All kit components of this kit are stable at 2 to 8°C. Any unused reconstituted standard should be discarded or frozen at -70°C. Standard can be frozen and thawed one time only without loss of immunoreactivity.
< 1.0052 pg/ml
Sample Type :
Human serum, plasma, cell lysate, culture supernatants, buffered solution
IL-2, a soluble hormone-like mediator of the immune system, was the first interleukin molecule to be identified and characterized. Subsequently, IL-2 was discovered to be a member of a family of cytokines, which also includes IL-4, IL-7, IL-9, IL-15 and IL-21. IL-2 signals through a receptor complex consisting of IL-2 specific IL-2 receptor alpha (CD25), IL-2 receptor beta (CD122) and a common gamma chain (γc), which is shared by all members of this family of cytokine receptor. IL-2 is necessary for the growth, proliferation, and differentiation of T cells to become 'effector' T cells. IL-2 is normally produced by T cells during an immune response. Antigen binding to the T cell receptor (TCR) stimulates the secretion of IL-2, and the expression of IL-2 receptors IL-2R. The IL-2/IL-2R interaction then stimulates the growth, differentiation and survival of antigen-specific CD4+ T cells and CD8+ T cells As such, IL-2 is necessary for the development of T cell immunologic memory, which depends upon the expansion of the number and function of antigen-selected T cell clones. IL-2 is also necessary during T cell development in the thymus for the maturation of a subset of T cells that are termed regulatory T cells (T-regs). After exiting from the thymus, T-Regs function to prevent other T cells from recognizing and reacting against self antigens, which could result in autoimmunity. T-Regs do so by preventing the responding cells from producing IL-2. Also, because T-Reg cells constitutively express IL-2 receptors, they bind, internalize and degrade IL-2, thereby depriving neighboring effector T cells of IL-2. Thus, IL-2 is required to discriminate between self and non-self, one of the other hallmarks of the immune system.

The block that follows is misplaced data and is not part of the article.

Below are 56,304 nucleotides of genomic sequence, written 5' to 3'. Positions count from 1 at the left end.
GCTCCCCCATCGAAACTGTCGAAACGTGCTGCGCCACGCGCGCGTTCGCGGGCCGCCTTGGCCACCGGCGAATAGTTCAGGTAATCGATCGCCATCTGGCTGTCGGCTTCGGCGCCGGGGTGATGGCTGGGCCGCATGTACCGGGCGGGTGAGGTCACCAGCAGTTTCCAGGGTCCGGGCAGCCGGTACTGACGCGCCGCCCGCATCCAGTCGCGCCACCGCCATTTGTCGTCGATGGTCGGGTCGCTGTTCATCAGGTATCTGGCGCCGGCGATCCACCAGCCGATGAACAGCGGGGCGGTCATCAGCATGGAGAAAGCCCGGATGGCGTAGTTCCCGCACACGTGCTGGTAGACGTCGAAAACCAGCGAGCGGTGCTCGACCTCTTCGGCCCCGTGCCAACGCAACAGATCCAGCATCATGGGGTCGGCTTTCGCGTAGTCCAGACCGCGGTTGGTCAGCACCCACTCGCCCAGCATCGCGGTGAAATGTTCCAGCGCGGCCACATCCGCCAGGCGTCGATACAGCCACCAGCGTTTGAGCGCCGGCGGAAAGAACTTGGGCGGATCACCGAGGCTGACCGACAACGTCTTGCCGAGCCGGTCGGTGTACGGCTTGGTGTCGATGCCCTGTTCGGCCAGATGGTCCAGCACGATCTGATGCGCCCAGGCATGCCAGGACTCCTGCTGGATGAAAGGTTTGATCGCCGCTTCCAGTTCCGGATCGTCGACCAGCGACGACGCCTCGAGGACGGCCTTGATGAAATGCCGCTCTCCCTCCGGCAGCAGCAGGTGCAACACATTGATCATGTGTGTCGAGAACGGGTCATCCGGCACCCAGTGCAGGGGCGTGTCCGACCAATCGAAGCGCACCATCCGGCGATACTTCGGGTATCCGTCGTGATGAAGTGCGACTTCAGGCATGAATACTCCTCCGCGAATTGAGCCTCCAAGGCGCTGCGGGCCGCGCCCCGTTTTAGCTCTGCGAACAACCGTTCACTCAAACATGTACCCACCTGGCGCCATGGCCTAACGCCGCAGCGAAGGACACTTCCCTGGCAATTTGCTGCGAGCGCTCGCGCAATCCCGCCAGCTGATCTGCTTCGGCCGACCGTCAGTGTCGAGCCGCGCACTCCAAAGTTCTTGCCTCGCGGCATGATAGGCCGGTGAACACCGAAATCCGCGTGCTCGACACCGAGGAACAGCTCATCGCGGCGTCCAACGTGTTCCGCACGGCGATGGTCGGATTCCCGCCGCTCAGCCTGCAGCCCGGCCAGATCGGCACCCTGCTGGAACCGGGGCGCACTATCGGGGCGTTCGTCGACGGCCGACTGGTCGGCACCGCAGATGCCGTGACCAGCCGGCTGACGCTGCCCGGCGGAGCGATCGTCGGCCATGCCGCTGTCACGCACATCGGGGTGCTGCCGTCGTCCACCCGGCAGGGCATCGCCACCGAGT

Background reference :
1) Smith KA, Lachman LB, Oppenheim JJ, Favata MF (June 1980). "The functional relationship of the interleukins". J. Exp. Med. 151 (6): 1551–6.
2) Smith KA, Gilbride KJ, Favata MF (October 1980). "Lymphocyte activating factor promotes T-cell growth factor production by cloned murine lymphoma cells". Nature 287 (5785): 853–5.
3) Robb RJ, Smith KA (December 1981). "Heterogeneity of human T-cell growth factor(s) due to variable glycosylation". Mol. Immunol. 18 (12): 1087–94.
4) Smith KA, Favata MF, Oroszlan S (October 1983). "Production and characterization of monoclonal antibodies to human interleukin 2: strategy and tactics". J. Immunol. 131 (4): 1808–15.